Something remarkable seems to be happening in the Washington legislature: Bipartisan budgeting.
There’s an increasingly likely – if surprising – trend in both Washington and Oregon in this direction. In Oregon, there’s some necessity to it: The exact half of the Oregon House that is Republican could block anything the Democrats otherwise in control might want to do. So far, the split Oregon House seems to be working reasonably well.
Democrats still control the Washington Senate and House, though with smaller numbers than last year, so they could ram budgets through. But evidently they’re not. Both the state House and Senate have passed supplemental budgets, separately, with some significant input from both parties.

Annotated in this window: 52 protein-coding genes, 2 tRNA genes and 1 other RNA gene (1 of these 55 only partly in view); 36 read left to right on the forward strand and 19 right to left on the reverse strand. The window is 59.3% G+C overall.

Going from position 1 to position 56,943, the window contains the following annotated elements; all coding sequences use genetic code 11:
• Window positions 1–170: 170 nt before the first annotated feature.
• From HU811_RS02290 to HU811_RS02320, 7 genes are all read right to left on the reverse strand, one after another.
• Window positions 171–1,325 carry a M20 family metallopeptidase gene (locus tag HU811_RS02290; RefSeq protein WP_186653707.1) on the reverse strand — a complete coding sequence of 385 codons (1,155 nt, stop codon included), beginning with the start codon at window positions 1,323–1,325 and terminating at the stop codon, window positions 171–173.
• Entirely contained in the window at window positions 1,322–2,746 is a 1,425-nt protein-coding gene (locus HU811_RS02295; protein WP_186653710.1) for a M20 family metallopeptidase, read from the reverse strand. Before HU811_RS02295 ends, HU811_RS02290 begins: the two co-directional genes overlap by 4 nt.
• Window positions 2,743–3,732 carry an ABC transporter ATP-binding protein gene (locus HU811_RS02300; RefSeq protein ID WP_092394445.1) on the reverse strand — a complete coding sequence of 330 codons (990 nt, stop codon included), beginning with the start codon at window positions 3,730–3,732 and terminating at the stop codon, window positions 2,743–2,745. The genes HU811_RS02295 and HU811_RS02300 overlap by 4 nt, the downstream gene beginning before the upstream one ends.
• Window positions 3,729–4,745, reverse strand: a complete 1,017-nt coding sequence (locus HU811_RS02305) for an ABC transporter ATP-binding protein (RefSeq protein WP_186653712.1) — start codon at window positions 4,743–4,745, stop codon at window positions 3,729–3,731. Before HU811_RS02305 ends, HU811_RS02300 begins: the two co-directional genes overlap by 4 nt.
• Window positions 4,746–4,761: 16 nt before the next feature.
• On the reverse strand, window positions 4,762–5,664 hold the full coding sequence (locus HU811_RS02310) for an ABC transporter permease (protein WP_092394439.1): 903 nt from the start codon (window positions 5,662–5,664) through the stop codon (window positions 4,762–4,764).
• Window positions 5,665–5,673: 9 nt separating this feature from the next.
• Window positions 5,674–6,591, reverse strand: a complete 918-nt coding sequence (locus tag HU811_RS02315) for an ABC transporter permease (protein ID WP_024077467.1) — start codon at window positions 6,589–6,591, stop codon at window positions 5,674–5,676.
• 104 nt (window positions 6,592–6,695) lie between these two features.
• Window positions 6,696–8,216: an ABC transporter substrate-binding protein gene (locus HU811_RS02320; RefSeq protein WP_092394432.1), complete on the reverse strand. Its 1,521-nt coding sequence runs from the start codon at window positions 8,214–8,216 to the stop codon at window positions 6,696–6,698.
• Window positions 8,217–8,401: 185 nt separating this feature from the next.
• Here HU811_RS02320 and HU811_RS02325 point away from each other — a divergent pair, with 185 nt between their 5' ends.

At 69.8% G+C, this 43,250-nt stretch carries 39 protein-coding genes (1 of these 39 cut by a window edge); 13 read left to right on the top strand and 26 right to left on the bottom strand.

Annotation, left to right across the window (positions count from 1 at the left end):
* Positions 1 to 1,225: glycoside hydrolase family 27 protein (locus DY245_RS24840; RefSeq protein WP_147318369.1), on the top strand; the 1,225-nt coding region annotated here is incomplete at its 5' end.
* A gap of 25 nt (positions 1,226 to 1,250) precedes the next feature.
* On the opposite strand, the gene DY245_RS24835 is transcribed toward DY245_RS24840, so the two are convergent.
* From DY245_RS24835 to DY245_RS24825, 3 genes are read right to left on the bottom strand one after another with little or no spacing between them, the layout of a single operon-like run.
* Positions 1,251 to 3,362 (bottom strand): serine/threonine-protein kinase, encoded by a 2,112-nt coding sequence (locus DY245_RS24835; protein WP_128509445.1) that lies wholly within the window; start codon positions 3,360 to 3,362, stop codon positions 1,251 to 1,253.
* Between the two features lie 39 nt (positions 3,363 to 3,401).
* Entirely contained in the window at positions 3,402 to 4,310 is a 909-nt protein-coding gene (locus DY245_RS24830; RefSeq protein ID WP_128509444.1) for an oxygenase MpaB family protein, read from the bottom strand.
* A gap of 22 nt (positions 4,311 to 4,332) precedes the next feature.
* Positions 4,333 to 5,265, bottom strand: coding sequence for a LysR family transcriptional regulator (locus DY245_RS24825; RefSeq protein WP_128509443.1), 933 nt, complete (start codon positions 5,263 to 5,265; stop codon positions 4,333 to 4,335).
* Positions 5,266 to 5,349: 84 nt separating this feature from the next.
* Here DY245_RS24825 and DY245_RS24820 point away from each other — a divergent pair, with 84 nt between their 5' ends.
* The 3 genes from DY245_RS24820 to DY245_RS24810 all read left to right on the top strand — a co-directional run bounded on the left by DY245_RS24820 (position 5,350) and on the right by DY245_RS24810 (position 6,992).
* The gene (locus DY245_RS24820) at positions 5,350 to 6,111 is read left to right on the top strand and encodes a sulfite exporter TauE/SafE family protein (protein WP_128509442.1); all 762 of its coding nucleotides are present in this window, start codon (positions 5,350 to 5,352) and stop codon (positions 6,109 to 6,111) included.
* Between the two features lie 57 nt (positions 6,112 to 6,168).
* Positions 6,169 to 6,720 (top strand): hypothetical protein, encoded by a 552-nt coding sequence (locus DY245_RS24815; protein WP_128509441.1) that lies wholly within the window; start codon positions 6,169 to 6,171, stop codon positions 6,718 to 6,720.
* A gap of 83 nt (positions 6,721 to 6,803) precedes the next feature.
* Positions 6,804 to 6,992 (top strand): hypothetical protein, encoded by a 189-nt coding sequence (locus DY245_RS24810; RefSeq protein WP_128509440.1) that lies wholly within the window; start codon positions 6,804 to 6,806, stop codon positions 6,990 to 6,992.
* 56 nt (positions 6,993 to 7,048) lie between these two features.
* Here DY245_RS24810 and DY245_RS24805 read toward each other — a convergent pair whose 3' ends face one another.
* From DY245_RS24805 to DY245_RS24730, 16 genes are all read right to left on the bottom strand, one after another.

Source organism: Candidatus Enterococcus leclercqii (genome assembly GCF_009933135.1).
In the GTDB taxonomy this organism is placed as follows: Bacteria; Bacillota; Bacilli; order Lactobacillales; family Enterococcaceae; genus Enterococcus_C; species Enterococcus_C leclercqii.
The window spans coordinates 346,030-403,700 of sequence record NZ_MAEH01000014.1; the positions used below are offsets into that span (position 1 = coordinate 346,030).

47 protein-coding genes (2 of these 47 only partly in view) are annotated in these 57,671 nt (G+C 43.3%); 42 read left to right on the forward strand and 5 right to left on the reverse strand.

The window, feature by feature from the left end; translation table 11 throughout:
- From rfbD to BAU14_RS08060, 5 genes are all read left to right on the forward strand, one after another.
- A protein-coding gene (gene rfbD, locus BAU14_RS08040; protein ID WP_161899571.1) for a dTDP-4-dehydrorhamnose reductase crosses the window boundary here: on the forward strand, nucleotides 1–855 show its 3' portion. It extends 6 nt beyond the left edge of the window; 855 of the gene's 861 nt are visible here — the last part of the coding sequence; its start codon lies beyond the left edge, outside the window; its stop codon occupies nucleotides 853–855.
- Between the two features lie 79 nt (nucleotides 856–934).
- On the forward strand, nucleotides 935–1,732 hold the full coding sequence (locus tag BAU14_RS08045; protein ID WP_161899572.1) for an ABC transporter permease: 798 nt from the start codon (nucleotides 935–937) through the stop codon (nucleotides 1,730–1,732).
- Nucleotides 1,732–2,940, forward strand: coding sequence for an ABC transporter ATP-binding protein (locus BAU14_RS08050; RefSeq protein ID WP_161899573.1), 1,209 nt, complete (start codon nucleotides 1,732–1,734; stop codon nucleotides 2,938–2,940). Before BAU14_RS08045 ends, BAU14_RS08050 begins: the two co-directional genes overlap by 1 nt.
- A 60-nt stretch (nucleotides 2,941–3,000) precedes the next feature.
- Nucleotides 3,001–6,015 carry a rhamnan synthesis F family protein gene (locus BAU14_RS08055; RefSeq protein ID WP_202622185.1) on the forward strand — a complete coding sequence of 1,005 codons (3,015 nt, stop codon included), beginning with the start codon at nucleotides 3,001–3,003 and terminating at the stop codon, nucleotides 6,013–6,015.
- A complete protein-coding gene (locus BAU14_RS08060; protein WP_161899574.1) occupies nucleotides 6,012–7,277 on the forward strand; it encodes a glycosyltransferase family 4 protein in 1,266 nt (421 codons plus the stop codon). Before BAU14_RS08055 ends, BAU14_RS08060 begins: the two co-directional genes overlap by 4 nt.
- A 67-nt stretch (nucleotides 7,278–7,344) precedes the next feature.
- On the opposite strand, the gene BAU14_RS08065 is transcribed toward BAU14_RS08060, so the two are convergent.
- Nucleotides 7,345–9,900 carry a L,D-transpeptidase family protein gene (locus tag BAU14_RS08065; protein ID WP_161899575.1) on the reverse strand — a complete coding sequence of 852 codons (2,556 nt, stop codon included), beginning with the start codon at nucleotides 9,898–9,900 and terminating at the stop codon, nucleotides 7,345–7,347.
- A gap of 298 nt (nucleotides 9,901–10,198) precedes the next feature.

Notably in the Senate, which passed its budget 38-9.
Senator Joe Zarelli, R-Ridgefield, often a Republican hawk on the budgets, sounded a generally positive note about this one: “This sets the stage to get some air behind us … and consider how we shape and reform state government.” He said he considers this budget a collaborative approach, and while “there are things I dislike a lot, there are things we didn’t do, but we’re moving.”
Senator Jim Hargrove, D-Hoquiam, said that “the budget has always been a partisan statement … To move to a bipartisan process on the budget, the way we’re working it, is radical … It’s important for us to step toward the middle and trust the other side.”
Radical indeed. (More about this on the Capitol Record’s Legislative Review program.)Share on Facebook